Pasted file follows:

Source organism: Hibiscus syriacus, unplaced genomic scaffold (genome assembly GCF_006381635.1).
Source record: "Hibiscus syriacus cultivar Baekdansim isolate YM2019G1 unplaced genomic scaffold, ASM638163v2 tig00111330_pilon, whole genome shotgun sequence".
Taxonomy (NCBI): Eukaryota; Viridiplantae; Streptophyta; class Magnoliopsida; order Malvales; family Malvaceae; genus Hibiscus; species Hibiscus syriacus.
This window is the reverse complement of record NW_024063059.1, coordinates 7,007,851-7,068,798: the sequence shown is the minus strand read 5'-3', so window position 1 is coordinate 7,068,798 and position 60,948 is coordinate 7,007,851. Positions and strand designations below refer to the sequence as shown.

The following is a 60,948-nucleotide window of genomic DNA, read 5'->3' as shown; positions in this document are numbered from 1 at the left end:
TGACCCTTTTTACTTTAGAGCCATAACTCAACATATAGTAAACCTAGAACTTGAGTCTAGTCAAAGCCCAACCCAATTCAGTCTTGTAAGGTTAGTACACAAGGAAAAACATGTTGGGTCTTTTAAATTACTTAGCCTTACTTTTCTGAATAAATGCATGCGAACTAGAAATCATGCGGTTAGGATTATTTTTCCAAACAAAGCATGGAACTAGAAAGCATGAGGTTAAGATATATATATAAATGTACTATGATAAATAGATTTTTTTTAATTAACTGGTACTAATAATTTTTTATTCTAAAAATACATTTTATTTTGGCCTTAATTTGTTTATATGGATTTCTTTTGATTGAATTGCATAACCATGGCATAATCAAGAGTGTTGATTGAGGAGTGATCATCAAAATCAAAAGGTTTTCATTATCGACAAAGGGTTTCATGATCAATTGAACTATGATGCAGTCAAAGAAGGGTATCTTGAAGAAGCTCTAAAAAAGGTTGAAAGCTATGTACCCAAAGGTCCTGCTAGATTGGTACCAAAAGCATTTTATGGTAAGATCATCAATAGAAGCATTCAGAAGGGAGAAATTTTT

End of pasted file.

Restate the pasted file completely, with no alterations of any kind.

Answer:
Source organism: Hibiscus syriacus, unplaced genomic scaffold (genome assembly GCF_006381635.1).
Source record: "Hibiscus syriacus cultivar Baekdansim isolate YM2019G1 unplaced genomic scaffold, ASM638163v2 tig00111330_pilon, whole genome shotgun sequence".
Taxonomy (NCBI): Eukaryota; Viridiplantae; Streptophyta; class Magnoliopsida; order Malvales; family Malvaceae; genus Hibiscus; species Hibiscus syriacus.
This window is the reverse complement of record NW_024063059.1, coordinates 7,007,851-7,068,798: the sequence shown is the minus strand read 5'-3', so window position 1 is coordinate 7,068,798 and position 60,948 is coordinate 7,007,851. Positions and strand designations below refer to the sequence as shown.

The following is a 60,948-nucleotide window of genomic DNA, read 5'->3' as shown; positions in this document are numbered from 1 at the left end:
TGACCCTTTTTACTTTAGAGCCATAACTCAACATATAGTAAACCTAGAACTTGAGTCTAGTCAAAGCCCAACCCAATTCAGTCTTGTAAGGTTAGTACACAAGGAAAAACATGTTGGGTCTTTTAAATTACTTAGCCTTACTTTTCTGAATAAATGCATGCGAACTAGAAATCATGCGGTTAGGATTATTTTTCCAAACAAAGCATGGAACTAGAAAGCATGAGGTTAAGATATATATATAAATGTACTATGATAAATAGATTTTTTTTAATTAACTGGTACTAATAATTTTTTATTCTAAAAATACATTTTATTTTGGCCTTAATTTGTTTATATGGATTTCTTTTGATTGAATTGCATAACCATGGCATAATCAAGAGTGTTGATTGAGGAGTGATCATCAAAATCAAAAGGTTTTCATTATCGACAAAGGGTTTCATGATCAATTGAACTATGATGCAGTCAAAGAAGGGTATCTTGAAGAAGCTCTAAAAAAGGTTGAAAGCTATGTACCCAAAGGTCCTGCTAGATTGGTACCAAAAGCATTTTATGGTAAGATCATCAATAGAAGCATTCAGAAGGGAGAAATTTTT